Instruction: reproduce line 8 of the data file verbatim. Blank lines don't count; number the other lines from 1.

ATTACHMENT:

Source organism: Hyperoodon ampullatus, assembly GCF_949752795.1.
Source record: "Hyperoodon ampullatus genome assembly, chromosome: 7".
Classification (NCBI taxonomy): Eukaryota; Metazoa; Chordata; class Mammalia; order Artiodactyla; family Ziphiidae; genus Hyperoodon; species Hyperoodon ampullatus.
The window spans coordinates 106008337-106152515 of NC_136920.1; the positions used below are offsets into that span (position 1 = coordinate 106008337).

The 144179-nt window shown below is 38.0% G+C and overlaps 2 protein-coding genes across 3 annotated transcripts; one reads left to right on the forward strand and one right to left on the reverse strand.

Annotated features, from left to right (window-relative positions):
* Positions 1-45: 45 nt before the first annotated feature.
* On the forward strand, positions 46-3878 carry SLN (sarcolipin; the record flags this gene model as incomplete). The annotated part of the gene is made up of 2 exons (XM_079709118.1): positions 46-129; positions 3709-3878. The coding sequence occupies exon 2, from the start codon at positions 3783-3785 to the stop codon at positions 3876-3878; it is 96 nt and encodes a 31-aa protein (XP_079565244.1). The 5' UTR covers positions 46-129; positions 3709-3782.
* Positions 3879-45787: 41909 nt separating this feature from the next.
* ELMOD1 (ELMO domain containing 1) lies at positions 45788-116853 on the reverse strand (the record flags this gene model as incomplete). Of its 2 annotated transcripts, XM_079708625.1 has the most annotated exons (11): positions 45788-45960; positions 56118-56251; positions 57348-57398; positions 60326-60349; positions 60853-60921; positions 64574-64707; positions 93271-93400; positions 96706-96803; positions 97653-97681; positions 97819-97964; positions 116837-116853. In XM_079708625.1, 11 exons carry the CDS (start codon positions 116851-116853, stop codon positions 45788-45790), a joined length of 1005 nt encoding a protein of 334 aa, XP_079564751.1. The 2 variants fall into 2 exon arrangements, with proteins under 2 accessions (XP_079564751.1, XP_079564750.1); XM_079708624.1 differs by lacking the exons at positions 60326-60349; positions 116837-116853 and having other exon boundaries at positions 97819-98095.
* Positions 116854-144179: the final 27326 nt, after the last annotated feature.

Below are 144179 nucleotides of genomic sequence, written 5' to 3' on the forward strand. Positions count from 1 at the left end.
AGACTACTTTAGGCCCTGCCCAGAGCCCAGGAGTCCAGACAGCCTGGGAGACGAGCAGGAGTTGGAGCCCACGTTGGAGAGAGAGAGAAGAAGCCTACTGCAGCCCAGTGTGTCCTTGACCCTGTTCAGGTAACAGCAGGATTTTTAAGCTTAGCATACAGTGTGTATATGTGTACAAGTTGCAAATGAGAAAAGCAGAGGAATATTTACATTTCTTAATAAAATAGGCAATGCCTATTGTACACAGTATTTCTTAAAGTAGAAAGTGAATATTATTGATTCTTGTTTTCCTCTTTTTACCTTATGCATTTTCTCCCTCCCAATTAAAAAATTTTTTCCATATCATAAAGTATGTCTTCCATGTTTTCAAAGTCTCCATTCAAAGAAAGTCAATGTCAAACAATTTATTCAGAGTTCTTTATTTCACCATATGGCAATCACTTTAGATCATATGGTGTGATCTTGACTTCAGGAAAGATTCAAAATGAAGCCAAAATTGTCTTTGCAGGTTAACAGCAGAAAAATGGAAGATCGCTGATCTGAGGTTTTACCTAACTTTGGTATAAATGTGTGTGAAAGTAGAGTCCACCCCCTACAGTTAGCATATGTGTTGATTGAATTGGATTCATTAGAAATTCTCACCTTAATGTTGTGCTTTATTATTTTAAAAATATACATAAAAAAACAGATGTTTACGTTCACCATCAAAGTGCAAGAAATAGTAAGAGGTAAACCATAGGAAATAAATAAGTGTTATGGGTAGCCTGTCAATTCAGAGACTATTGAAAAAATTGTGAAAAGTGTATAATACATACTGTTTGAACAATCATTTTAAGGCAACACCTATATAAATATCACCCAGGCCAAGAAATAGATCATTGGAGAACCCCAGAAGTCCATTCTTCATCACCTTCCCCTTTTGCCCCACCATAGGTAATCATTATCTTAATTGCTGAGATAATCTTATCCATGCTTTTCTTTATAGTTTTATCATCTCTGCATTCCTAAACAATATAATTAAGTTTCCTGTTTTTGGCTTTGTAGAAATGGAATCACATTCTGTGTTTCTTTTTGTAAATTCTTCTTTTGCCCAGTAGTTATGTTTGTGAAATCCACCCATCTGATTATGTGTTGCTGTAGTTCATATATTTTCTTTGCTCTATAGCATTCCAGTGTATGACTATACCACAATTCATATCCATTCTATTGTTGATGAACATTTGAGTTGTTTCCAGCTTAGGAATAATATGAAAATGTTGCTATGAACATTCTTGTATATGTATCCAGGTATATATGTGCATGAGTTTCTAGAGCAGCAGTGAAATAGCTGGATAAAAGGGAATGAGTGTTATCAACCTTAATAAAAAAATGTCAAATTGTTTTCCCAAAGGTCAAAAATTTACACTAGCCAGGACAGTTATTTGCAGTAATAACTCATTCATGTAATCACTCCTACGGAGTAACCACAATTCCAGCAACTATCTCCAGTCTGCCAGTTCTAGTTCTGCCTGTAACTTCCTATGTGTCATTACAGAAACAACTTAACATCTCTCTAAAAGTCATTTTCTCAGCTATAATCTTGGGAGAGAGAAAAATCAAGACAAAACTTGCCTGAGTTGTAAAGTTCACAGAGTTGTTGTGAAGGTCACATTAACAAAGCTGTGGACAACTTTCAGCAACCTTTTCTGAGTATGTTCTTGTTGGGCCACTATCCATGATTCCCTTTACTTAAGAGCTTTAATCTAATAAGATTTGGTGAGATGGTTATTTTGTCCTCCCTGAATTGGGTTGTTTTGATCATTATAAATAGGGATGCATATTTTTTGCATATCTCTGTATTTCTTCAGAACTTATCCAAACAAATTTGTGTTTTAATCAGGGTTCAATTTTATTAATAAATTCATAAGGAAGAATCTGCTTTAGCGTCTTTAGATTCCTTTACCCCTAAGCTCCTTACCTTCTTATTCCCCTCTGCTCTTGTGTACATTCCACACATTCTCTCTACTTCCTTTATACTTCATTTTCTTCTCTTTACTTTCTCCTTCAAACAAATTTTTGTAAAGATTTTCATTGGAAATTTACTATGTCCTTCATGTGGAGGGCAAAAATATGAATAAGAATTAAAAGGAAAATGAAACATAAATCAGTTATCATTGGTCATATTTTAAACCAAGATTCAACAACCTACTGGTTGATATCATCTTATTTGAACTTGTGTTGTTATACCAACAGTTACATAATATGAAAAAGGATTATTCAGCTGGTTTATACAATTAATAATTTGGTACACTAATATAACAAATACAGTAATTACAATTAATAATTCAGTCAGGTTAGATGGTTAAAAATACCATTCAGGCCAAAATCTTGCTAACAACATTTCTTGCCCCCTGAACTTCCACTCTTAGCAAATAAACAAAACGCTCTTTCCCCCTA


* On the forward strand, positions 46-3878 carry SLN (sarcolipin; the record flags this gene model as incomplete). The annotated part of the gene is made up of 2 exons (XM_079709118.1): positions 46-129; positions 3709-3878. The coding sequence occupies exon 2, from the start codon at positions 3783-3785 to the stop codon at positions 3876-3878; it is 96 nt and encodes a 31-aa protein (XP_079565244.1). The 5' UTR covers positions 46-129; positions 3709-3782.